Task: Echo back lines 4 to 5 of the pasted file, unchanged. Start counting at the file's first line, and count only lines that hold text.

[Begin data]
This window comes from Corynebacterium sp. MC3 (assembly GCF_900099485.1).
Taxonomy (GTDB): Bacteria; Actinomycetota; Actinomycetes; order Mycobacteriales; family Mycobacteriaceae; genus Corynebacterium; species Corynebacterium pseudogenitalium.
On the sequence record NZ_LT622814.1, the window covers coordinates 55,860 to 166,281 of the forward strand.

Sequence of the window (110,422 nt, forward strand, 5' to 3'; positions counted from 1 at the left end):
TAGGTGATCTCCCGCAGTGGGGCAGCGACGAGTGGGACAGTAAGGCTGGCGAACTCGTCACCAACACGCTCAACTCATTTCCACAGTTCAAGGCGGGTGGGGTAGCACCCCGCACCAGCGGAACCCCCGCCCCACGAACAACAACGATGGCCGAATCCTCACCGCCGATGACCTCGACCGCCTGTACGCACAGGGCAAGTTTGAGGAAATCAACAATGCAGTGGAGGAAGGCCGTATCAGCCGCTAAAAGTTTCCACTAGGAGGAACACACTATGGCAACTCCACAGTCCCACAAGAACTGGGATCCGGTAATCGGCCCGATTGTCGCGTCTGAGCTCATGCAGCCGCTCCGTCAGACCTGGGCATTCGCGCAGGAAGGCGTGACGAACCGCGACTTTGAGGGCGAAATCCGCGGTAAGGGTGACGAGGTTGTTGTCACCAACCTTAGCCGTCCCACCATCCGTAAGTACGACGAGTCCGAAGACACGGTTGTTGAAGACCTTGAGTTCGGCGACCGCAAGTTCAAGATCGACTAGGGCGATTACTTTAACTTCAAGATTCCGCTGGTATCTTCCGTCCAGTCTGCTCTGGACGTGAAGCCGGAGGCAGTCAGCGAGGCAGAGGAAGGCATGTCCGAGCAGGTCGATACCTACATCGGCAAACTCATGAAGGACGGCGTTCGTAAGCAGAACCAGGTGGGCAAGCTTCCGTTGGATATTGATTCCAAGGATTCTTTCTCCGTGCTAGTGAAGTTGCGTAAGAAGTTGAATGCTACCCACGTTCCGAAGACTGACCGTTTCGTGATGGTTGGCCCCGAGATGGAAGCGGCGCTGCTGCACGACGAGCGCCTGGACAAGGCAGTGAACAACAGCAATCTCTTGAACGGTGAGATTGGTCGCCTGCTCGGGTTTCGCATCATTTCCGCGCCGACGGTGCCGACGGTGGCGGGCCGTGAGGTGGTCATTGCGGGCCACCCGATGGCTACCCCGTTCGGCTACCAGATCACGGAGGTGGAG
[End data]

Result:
Sequence of the window (110,422 nt, forward strand, 5' to 3'; positions counted from 1 at the left end):
TAGGTGATCTCCCGCAGTGGGGCAGCGACGAGTGGGACAGTAAGGCTGGCGAACTCGTCACCAACACGCTCAACTCATTTCCACAGTTCAAGGCGGGTGGGGTAGCACCCCGCACCAGCGGAACCCCCGCCCCACGAACAACAACGATGGCCGAATCCTCACCGCCGATGACCTCGACCGCCTGTACGCACAGGGCAAGTTTGAGGAAATCAACAATGCAGTGGAGGAAGGCCGTATCAGCCGCTAAAAGTTTCCACTAGGAGGAACACACTATGGCAACTCCACAGTCCCACAAGAACTGGGATCCGGTAATCGGCCCGATTGTCGCGTCTGAGCTCATGCAGCCGCTCCGTCAGACCTGGGCATTCGCGCAGGAAGGCGTGACGAACCGCGACTTTGAGGGCGAAATCCGCGGTAAGGGTGACGAGGTTGTTGTCACCAACCTTAGCCGTCCCACCATCCGTAAGTACGACGAGTCCGAAGACACGGTTGTTGAAGACCTTGAGTTCGGCGACCGCAAGTTCAAGATCGACTAGGGCGATTACTTTAACTTCAAGATTCCGCTGGTATCTTCCGTCCAGTCTGCTCTGGACGTGAAGCCGGAGGCAGTCAGCGAGGCAGAGGAAGGCATGTCCGAGCAGGTCGATACCTACATCGGCAAACTCATGAAGGACGGCGTTCGTAAGCAGAACCAGGTGGGCAAGCTTCCGTTGGATATTGATTCCAAGGATTCTTTCTCCGTGCTAGTGAAGTTGCGTAAGAAGTTGAATGCTACCCACGTTCCGAAGACTGACCGTTTCGTGATGGTTGGCCCCGAGATGGAAGCGGCGCTGCTGCACGACGAGCGCCTGGACAAGGCAGTGAACAACAGCAATCTCTTGAACGGTGAGATTGGTCGCCTGCTCGGGTTTCGCATCATTTCCGCGCCGACGGTGCCGACGGTGGCGGGCCGTGAGGTGGTCATTGCGGGCCACCCGATGGCTACCCCGTTCGGCTACCAGATCACGGAGGTGGAG